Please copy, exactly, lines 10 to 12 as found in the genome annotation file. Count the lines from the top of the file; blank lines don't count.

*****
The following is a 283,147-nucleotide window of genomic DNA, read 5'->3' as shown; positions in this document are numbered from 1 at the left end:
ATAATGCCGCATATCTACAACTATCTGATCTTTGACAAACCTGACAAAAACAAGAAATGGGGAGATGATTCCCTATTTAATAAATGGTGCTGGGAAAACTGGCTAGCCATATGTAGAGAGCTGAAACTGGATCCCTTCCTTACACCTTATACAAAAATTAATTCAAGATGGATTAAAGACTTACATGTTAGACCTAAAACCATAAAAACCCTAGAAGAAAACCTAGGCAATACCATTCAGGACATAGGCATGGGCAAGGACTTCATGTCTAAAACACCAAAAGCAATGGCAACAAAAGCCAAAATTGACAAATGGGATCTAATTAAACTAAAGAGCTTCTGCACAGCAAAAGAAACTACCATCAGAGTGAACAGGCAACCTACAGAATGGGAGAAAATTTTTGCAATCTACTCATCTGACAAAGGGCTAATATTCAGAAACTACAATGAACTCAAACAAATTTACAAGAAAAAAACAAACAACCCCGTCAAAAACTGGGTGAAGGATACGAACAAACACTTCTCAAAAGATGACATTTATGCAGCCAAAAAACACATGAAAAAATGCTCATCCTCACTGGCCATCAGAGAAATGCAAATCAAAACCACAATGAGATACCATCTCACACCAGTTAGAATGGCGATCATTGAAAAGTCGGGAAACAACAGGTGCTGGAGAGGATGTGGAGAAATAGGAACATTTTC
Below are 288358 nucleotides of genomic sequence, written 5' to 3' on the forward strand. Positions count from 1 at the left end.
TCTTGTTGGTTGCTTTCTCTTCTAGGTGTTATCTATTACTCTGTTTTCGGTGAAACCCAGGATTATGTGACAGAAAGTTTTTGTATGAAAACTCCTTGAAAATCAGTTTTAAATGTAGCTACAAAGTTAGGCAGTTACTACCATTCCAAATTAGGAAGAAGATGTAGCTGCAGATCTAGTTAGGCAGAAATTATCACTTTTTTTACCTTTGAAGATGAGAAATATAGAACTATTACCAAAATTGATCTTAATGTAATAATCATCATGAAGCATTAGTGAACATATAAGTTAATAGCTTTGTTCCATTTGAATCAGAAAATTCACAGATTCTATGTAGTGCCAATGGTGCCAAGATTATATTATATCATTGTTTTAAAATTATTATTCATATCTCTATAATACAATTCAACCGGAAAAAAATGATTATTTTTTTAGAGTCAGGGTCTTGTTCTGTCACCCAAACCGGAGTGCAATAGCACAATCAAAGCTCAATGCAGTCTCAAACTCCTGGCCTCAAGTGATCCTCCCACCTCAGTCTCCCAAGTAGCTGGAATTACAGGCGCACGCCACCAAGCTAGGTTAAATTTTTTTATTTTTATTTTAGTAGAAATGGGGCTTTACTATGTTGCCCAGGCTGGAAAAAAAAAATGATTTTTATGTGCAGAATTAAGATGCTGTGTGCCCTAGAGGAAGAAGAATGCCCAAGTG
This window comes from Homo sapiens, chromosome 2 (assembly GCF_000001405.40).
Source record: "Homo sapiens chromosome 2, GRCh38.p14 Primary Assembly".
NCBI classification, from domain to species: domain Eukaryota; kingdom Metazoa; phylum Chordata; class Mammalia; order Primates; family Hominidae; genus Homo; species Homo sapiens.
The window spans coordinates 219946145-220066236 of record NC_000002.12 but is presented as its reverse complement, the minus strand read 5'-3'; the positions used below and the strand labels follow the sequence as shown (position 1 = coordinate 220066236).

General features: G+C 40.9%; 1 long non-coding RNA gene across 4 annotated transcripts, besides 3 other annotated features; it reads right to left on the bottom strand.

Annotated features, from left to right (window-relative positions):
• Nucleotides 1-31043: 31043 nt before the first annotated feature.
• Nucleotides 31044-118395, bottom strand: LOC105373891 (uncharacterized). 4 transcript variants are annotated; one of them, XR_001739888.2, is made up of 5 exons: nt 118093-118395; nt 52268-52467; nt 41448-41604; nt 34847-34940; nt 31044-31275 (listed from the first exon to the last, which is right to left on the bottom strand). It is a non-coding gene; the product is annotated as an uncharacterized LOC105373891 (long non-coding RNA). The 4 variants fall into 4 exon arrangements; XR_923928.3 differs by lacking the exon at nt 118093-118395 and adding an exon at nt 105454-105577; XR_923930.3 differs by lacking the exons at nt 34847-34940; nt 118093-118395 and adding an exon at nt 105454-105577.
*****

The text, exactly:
Annotated features, from left to right (window-relative positions):
• Nucleotides 1-31043: 31043 nt before the first annotated feature.
• Nucleotides 31044-118395, bottom strand: LOC105373891 (uncharacterized). 4 transcript variants are annotated; one of them, XR_001739888.2, is made up of 5 exons: nt 118093-118395; nt 52268-52467; nt 41448-41604; nt 34847-34940; nt 31044-31275 (listed from the first exon to the last, which is right to left on the bottom strand). It is a non-coding gene; the product is annotated as an uncharacterized LOC105373891 (long non-coding RNA). The 4 variants fall into 4 exon arrangements; XR_923928.3 differs by lacking the exon at nt 118093-118395 and adding an exon at nt 105454-105577; XR_923930.3 differs by lacking the exons at nt 34847-34940; nt 118093-118395 and adding an exon at nt 105454-105577.